Passio at Tribeca

Paolo Cherchi Usai’s modern silent film Passio, comprising found footage put to a score by Arvo Pärt, continues to make a considerable impact with the few screenings that it has had so far. It has now received its American premiere at the the Cathedral Church of St. John the Divine in Manhattan, as part of the Tribeca Film Festival. This is the blurb from the festival programme:

Arvo Pärt’s 1982 “Passio,” based on the Passion in St. John’s Gospel, has been called one of the last masterpieces of 20th-century Music. Now it has inspired a silent film by Paolo Cherchi Usai. Together, they comprise a profoundly moving, unforgettable “oratorio for moving image and sound,” and a dramatic, often unsettling meditation on the very act of seeing.

The poet Rika Lesser once wrote to Pärt, “Yours is the only music I’ve ever wanted to live inside. Sometimes I wish that the music would stop, congeal, erect a lasting structure around me, one that would silently vibrate and, resonating, enclose me.” We are honored to be presenting this extraordinary work in two of our own city’s most magnificent “lasting structures,” the Cathedral Church of St. John the Divine (Friday, April 27 and Saturday, April 28) and Trinity Church, Wall Street (Sunday, April 29). This will be only the second time—the first was in Adelaide, Australia in February of this year—the work has been presented accompanied by live music.

Paolo Cherchi Usai is one of the world’s most respected film historians and scholars. With Passio, he has drawn on his immense knowledge of world cinema to create a stunning and revelatory film of surprising emotional and narrative power, one that explores the impending crisis of visual culture and its reflection in politics and society. Its disturbing images, drawn from a century of filmmaking, are woven into a tapestry of mysterious beauty and violence. This not a pleasing or easy film to watch. It is an impossible film to forget.

    “In the 1970’s, an engraved disc was sent out on one of the Voyager missions which left the solar system, and is headed for deep space since then. The disc contains our human existence in shorthand: a man and a woman saluting the aliens out there, a schematic depiction of our solar system, and Beethoven’s “Ode to Joy.” After having seen Cherchi Usai’s Passio, I think the experiment must now be repeated. If a similar mission is planned for the future, I propose that NASA launches this masterpiece into outer space.”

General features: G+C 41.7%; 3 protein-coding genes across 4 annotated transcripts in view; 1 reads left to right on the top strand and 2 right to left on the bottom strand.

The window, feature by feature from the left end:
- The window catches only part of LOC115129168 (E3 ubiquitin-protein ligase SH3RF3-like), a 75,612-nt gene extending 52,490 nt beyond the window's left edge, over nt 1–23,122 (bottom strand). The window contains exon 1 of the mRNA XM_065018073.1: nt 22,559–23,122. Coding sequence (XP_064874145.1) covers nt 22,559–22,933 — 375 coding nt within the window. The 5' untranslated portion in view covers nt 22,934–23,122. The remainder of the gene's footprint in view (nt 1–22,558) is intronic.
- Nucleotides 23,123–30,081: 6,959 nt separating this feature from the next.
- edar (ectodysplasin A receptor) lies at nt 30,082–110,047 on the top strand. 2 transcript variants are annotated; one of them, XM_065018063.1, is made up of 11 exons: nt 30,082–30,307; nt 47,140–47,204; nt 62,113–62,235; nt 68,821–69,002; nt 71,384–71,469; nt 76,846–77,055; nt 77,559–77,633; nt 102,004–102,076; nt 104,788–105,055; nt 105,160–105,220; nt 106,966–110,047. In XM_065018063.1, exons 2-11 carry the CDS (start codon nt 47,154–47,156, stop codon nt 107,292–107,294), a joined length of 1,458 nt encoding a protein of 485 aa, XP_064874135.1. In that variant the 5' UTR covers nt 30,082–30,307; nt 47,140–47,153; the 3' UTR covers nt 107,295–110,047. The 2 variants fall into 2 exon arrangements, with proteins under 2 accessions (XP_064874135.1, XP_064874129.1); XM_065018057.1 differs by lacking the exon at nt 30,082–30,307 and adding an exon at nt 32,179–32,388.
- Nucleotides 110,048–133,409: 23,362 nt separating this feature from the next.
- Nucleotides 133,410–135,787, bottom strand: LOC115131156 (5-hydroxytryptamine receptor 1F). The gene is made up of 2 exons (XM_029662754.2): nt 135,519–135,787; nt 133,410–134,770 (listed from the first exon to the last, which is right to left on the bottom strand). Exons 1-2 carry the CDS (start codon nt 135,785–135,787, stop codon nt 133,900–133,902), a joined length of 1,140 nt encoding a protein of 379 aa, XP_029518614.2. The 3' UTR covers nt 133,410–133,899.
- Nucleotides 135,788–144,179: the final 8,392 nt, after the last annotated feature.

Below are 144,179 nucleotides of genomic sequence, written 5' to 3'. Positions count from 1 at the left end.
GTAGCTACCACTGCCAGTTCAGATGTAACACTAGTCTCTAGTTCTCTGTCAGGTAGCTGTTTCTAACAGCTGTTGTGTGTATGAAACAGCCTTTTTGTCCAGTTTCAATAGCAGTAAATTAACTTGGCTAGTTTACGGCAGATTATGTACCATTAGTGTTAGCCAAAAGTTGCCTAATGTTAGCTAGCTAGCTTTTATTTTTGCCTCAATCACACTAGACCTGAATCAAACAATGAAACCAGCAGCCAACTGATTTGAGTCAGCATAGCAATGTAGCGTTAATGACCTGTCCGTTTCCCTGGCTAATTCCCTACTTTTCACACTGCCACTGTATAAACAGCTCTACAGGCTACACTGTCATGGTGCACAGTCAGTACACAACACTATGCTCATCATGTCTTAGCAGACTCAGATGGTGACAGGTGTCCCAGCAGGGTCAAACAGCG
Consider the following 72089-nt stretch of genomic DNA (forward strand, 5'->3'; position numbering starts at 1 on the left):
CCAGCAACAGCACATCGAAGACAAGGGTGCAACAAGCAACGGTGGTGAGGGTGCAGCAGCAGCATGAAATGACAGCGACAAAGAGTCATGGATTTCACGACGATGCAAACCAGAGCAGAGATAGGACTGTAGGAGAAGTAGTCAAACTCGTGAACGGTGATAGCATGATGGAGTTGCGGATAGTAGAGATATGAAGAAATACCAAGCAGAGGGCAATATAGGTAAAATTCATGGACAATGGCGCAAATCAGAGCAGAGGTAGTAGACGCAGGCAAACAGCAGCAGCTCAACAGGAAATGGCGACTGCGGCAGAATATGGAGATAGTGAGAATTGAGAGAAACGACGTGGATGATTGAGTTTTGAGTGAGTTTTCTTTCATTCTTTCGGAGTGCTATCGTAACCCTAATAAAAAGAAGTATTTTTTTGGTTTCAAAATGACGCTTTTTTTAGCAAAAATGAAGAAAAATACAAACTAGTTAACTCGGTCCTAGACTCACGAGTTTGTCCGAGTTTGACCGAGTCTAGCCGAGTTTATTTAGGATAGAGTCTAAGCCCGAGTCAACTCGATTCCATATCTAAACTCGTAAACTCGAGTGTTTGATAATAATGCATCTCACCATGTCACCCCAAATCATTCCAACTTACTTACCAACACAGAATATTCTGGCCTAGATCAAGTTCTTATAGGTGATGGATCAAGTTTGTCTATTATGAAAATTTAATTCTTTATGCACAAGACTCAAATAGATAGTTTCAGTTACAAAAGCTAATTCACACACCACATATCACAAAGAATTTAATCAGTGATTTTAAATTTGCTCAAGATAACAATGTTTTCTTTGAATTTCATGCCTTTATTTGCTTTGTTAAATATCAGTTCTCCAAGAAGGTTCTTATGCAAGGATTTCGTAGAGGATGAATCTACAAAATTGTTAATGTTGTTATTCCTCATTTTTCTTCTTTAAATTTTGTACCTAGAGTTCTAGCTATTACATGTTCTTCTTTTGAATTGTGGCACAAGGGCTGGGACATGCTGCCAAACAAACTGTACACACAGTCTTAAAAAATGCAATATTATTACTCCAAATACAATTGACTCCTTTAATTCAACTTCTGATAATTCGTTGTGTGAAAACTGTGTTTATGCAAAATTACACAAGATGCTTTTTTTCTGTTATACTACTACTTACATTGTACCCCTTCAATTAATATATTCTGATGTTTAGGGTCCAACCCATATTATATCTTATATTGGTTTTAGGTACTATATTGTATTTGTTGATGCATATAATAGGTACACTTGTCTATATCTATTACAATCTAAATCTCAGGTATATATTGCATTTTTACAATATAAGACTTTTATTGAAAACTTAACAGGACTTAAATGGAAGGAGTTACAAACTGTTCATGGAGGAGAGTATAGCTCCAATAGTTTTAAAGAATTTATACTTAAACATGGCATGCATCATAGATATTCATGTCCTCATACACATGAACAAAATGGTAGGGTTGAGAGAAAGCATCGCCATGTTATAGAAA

Werner Herzog

Cherchi Usai does not want the film to be distributed conventionally in cinemas, nor to have a DVD release. He has also destroyed the negative. Just seven prints exist, for screening with live orchestra and chorus. Catch it when you can. Maybe in outer space.

Hopwood’s Living Pictures


Another addition to the Bioscope Library. Henry Hopwood (1866-1919) was Custodian in the Library of the Patent Office in Chancery Lane, London. His Living Pictures is a comprehensive history and handbook on the technology of the new science of motion pictures, published first in 1899 and then in a revised edition by his colleague R.B. Foster in 1915. It is a thorough, knowledgable account of the subject, based around patent applications, but expressed in an engaging and sometimes philosophical style which makes it a pleasure to read today. It still used as a standard reference source.The 1915 revision is available for downloading from the Intenet Archive in DjVu (16MB), PDF (45MB) and TXT (570KB) formats.

The Wonderful World of Albert Kahn


Autochrome of a fringe-maker in Galway, Ireland during May 1913 © Musée Albert Kahn

The BBC4 Edwardians season has just shown part one of a nine-part series on the remarkable Albert Kahn collection of early colour photographs and actuality films, taken from Kahn’s Archives de la Planete. Kahn was a millionaire Parisian banker who decided to create a visual record of the world in the early twentieth century using the new Autochrome photograph process invited by the Lumière brothers (also inventors of the Cinématographe, of course). He sent photographers to over 50 countries. They took more than 72,000 colour pictures and around 100 hours of (monochrome) film footage, recording sights and scenes across the world in an unprecedented documentary exercise.

The first four parts are being shown under the slightly misleading title of The Edwardians in Colour. The remaining five parts will feature in a future set of programmes on the 1920s.

Update: For background information on Albert Kahn, and links to various sources, see the Seaching for Albert Kahn post on this blog.